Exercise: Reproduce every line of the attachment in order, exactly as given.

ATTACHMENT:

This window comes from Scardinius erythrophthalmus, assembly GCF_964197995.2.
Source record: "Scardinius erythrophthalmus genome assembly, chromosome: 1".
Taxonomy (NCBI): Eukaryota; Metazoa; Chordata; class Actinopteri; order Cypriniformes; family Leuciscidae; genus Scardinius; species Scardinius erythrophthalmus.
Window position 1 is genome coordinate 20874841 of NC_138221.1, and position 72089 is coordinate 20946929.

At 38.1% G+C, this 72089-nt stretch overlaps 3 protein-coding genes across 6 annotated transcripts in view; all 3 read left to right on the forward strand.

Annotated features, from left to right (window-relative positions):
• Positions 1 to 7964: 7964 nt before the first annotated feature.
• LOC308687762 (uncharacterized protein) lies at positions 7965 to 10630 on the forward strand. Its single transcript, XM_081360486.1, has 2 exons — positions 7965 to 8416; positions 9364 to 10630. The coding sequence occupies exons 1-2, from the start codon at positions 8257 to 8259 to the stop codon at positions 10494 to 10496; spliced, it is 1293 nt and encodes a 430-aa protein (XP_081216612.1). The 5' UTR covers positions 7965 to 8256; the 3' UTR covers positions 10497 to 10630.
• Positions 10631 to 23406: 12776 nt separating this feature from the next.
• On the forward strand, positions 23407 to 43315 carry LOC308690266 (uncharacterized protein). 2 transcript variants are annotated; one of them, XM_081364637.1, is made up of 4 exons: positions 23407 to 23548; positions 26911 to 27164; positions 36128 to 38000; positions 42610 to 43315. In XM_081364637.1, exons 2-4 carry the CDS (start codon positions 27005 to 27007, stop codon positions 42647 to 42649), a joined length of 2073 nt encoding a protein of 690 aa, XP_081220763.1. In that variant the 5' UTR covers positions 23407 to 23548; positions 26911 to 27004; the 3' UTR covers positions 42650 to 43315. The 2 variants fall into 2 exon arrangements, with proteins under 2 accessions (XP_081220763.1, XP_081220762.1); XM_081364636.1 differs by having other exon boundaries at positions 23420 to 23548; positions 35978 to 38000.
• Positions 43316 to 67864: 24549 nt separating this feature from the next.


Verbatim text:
This window comes from Scardinius erythrophthalmus, assembly GCF_964197995.2.
Source record: "Scardinius erythrophthalmus genome assembly, chromosome: 1".
Taxonomy (NCBI): Eukaryota; Metazoa; Chordata; class Actinopteri; order Cypriniformes; family Leuciscidae; genus Scardinius; species Scardinius erythrophthalmus.
Window position 1 is genome coordinate 20874841 of NC_138221.1, and position 72089 is coordinate 20946929.

At 38.1% G+C, this 72089-nt stretch overlaps 3 protein-coding genes across 6 annotated transcripts in view; all 3 read left to right on the forward strand.

Annotated features, from left to right (window-relative positions):
• Positions 1 to 7964: 7964 nt before the first annotated feature.
• LOC308687762 (uncharacterized protein) lies at positions 7965 to 10630 on the forward strand. Its single transcript, XM_081360486.1, has 2 exons — positions 7965 to 8416; positions 9364 to 10630. The coding sequence occupies exons 1-2, from the start codon at positions 8257 to 8259 to the stop codon at positions 10494 to 10496; spliced, it is 1293 nt and encodes a 430-aa protein (XP_081216612.1). The 5' UTR covers positions 7965 to 8256; the 3' UTR covers positions 10497 to 10630.
• Positions 10631 to 23406: 12776 nt separating this feature from the next.
• On the forward strand, positions 23407 to 43315 carry LOC308690266 (uncharacterized protein). 2 transcript variants are annotated; one of them, XM_081364637.1, is made up of 4 exons: positions 23407 to 23548; positions 26911 to 27164; positions 36128 to 38000; positions 42610 to 43315. In XM_081364637.1, exons 2-4 carry the CDS (start codon positions 27005 to 27007, stop codon positions 42647 to 42649), a joined length of 2073 nt encoding a protein of 690 aa, XP_081220763.1. In that variant the 5' UTR covers positions 23407 to 23548; positions 26911 to 27004; the 3' UTR covers positions 42650 to 43315. The 2 variants fall into 2 exon arrangements, with proteins under 2 accessions (XP_081220763.1, XP_081220762.1); XM_081364636.1 differs by having other exon boundaries at positions 23420 to 23548; positions 35978 to 38000.
• Positions 43316 to 67864: 24549 nt separating this feature from the next.